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Even Short Quotations Leave a Mark

March 07, 1994|JACK SMITH

In writing recently of Charlton Heston's complaint that Justin Kaplan, editor of the 16th edition of Bartlett's "Familiar Quotations," exercised "Draconian censorship" in limiting two-term President Ronald Reagan to three quotations, I seem to have aroused assorted political passions.

While agreeing with Heston, I noted that I am not a "political animal," and that I had voted for the Democratic candidate in every presidential election since (and including) Roosevelt. Also, I wrote, in the last gubernatorial election, I voted for the Peace and Freedom candidate, turning my back on Republican and Democrat alike.

However, if one expresses any political opinion, he is thereby seen as a political animal and subject to appropriate abuse.

"I read your article about not being 'a political person,' " writes Caroline Kinkle of San Marino. (I said animal , not person , not that it matters.)

"When people make that statement," she goes on, "it makes me sad. It is such a privilege to live in America and have the opportunity to work for responsible government and to preserve the Constitution. It is too bad that citizens of this country are so ignorant about decisions that determine their future. . . ."

"I read your column today only because Reagan's name was in the headline," writes Marjorie Beacom of Santa Ana. "I found, of course, only another Reagan-bashing statement from an unbelievably dull columnist. I'm writing because your stupidity appalls me. . . . You vote for Democrats because 'they seem to have better personalities.' Whether or not you know it, you are a Democrat. Only a Democrat would display such shallow reasoning."

Well, as President Harry S. Truman said, "If you can't stand the heat stay out of the kitchen."

"You must be pleased with our current president, Slick Willie," Beacom adds. "What a personality he is. What a tragedy for all of us."

All the same, I'll bet Slick Willie gets more than three quotations in the next edition of Bartlett's (in 2004).

Although Reagan may have been slighted in Bartlett's, he was certainly well represented in another book of quotes.

"If Heston wants to see Reagan quoted," writes Alyson Ross, "he should get a copy of 'The 776 Stupidest Things Ever Said,' by Ross and Kathryn Petras (Doubleday). Mr. Reagan is quoted no less than 23 times."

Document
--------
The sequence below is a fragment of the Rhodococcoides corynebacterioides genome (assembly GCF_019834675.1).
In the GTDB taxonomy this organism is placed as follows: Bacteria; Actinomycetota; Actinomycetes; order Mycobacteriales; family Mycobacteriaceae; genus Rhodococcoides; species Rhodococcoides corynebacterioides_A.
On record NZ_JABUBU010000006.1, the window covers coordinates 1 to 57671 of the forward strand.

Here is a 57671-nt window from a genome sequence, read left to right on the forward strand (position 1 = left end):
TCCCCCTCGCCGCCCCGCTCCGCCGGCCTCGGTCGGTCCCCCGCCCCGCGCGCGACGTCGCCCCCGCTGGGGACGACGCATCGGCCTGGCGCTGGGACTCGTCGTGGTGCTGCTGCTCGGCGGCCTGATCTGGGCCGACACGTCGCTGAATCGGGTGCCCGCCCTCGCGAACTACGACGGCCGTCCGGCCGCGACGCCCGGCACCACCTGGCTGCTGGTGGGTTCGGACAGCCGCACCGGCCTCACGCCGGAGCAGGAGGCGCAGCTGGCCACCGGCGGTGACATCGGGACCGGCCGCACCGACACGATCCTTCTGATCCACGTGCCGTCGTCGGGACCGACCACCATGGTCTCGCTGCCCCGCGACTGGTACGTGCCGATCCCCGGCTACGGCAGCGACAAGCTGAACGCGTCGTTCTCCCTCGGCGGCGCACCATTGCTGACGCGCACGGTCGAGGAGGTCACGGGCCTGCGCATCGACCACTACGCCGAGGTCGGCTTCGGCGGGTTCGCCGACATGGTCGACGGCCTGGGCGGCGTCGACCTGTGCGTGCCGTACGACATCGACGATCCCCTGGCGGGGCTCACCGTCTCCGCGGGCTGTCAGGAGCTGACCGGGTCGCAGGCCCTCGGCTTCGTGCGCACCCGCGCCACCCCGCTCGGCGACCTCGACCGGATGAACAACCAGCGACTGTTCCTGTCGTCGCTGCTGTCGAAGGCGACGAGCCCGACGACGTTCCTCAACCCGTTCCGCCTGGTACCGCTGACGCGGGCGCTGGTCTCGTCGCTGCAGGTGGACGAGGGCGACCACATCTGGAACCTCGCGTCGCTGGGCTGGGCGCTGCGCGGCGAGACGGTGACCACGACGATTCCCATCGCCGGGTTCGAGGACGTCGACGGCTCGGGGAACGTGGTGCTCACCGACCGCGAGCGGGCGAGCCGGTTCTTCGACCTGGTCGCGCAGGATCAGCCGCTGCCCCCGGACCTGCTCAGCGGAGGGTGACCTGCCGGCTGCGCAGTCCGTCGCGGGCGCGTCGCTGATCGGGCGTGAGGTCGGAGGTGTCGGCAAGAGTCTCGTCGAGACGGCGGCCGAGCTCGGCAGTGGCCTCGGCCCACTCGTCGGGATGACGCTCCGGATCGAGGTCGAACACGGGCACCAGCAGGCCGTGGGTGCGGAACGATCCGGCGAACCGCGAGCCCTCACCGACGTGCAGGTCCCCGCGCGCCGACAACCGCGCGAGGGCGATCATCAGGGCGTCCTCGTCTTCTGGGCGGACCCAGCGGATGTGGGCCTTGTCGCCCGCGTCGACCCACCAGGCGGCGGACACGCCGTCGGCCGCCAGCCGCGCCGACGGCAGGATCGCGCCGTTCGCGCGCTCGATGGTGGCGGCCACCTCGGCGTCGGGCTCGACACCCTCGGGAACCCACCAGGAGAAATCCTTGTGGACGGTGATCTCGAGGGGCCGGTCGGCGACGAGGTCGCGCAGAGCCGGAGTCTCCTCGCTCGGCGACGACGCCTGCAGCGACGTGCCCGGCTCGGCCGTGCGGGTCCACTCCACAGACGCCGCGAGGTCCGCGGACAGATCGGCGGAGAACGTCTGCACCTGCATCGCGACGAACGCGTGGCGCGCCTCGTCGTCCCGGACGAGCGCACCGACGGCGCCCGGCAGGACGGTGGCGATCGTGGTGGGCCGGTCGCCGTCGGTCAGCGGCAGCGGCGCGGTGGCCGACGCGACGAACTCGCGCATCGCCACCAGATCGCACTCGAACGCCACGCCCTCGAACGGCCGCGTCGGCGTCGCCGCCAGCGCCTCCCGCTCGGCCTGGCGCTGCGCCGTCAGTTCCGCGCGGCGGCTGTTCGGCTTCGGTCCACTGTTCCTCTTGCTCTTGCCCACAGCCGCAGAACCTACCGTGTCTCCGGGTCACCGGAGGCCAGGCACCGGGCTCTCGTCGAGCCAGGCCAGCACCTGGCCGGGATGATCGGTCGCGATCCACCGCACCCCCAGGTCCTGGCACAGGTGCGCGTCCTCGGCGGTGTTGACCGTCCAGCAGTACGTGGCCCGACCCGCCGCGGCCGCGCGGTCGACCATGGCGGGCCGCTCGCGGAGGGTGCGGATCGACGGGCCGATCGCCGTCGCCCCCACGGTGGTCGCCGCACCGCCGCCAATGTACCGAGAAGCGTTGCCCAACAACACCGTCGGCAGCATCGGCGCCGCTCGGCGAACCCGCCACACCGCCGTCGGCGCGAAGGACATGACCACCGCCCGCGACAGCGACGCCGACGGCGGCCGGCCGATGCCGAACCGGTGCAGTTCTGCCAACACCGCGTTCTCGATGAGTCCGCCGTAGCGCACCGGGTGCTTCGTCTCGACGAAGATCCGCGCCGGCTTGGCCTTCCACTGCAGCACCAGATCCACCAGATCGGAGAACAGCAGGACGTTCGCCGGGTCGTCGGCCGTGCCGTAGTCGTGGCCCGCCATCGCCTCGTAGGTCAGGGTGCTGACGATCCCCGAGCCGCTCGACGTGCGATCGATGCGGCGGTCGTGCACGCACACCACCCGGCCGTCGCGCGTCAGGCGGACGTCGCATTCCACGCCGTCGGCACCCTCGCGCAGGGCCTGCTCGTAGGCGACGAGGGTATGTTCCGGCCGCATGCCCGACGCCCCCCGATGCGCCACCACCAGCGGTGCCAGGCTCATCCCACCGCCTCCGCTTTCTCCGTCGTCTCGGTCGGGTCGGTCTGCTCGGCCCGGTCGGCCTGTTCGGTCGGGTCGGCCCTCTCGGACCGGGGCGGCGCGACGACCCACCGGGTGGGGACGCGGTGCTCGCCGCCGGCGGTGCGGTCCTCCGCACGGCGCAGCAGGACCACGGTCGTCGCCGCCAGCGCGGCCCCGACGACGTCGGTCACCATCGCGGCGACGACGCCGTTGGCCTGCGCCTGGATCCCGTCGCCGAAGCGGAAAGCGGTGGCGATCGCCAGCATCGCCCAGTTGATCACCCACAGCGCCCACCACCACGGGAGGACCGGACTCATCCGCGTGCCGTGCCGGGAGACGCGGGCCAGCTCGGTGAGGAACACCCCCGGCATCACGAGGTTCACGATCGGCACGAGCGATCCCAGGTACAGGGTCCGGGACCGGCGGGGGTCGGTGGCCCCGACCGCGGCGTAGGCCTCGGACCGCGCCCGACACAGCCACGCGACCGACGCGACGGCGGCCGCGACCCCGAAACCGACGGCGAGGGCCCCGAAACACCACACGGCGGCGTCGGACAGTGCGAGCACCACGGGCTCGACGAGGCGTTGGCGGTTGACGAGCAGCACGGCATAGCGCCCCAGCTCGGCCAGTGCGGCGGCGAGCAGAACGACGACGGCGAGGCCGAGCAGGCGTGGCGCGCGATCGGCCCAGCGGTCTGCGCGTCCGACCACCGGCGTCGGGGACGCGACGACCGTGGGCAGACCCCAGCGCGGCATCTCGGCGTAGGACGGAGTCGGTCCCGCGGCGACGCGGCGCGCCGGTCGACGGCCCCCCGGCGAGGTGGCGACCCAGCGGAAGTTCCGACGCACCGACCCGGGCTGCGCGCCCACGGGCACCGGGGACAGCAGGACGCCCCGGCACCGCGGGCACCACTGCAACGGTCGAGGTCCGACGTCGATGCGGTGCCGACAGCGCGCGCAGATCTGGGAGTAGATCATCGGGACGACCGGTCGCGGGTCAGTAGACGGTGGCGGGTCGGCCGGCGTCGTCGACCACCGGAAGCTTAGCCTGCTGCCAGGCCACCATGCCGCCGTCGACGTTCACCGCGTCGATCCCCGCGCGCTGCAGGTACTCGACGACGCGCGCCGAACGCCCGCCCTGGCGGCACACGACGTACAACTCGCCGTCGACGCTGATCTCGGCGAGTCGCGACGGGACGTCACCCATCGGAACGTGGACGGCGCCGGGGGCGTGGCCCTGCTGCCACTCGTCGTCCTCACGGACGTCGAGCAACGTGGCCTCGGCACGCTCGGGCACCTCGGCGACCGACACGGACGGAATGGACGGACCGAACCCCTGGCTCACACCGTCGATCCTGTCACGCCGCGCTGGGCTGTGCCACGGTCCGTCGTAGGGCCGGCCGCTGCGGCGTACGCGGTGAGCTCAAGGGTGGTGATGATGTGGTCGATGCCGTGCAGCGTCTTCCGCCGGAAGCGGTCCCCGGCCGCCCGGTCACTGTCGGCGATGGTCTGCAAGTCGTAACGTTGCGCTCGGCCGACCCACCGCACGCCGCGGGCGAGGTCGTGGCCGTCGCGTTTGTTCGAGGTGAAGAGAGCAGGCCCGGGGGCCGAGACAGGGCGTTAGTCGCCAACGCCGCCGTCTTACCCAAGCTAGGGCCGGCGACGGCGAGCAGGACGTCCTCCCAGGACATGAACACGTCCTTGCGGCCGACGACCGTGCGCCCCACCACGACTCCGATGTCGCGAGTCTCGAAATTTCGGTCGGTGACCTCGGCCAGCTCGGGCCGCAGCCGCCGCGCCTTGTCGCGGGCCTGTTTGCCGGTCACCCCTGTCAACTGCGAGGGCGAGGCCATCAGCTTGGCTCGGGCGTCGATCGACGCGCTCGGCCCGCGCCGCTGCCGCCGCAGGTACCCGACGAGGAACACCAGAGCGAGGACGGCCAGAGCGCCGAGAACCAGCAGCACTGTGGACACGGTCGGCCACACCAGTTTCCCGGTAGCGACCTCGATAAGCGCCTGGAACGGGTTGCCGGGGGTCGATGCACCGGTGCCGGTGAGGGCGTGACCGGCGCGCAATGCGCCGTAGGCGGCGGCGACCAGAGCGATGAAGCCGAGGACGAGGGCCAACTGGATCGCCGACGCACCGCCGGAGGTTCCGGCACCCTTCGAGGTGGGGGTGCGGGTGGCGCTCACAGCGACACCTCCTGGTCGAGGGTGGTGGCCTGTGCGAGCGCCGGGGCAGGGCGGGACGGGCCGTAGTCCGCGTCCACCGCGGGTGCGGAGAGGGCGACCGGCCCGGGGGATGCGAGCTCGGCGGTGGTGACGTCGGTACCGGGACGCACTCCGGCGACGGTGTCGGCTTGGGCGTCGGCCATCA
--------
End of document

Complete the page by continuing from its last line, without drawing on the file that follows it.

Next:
One of the quotes, "Facts are stupid things," is taken from a speech Reagan gave at a Republican convention and is described as "a misquotation from John Adams." In fact, what Adams said was "Facts are stubborn things." Well, maybe Reagan wasn't misquoting Adams, but making up something stupid on his own.

Not to change the subject, but it would be a grievous oversight not to note that "The 776 Stupidest Things Ever Said" has several quotes from the master of turgid non sequiturs, Dan Quayle.

He once said, "I love California. I grew up in Phoenix." On a visit to Hawaii, he said: "Hawaii has always been a very pivotal role in the Pacific. It is in the Pacific. It is part of the United States that is an island that is right here." Also, "It's a question of whether we're going to go forward into the future or past into the back."

Surely if Quayle had become President, he would have been quoted in Bartlett's more than three times.

Sy Kasoff of North Hollywood comes to the defense of Yogi Berra, the baseball player who shares with Samuel Goldwyn the honor of being the most creative mangler of the language.

Kasoff argues that Berra's line, "It ain't over till it's over," makes perfect sense when you realize that he is talking about baseball, a game that is "open-ended, without time constraints, unlike most other sports. If the score is 42-6 in football and there's only three minutes to play, or four or five, the game is indeed over. . . . But in baseball, ah, how well I remember a game between the old Washington Senators and the Boston Red Sox."

Kasoff recalls that going into the top of the ninth, the score was 4-3, Washington. The Senators proceeded to score 10 runs, making it 14-3.

"In the bottom half of the ninth, the first two batters for the Bosox made outs: The game was over. But wait. There was a base hit, and another, a few more, and a couple of runs came in. It's 14-6. Then more of the same--14-8, 14-9, and now it's 14-12, the bases are loaded and Jim Pagliaroni, Boston's weak-hitting catcher, is at the plate. Pags swings mightily . . . and in no time at all the ball sails into the screen atop the left field wall--a grand-slam home run. Final score: Boston, 16-14. And that's what Yogi was talking about."

OK, Yogi, it ain't over till it's over. It was also Yogi who said: "A nickel ain't worth a dime anymore."

How true.

Jack Smith's column is published Mondays.

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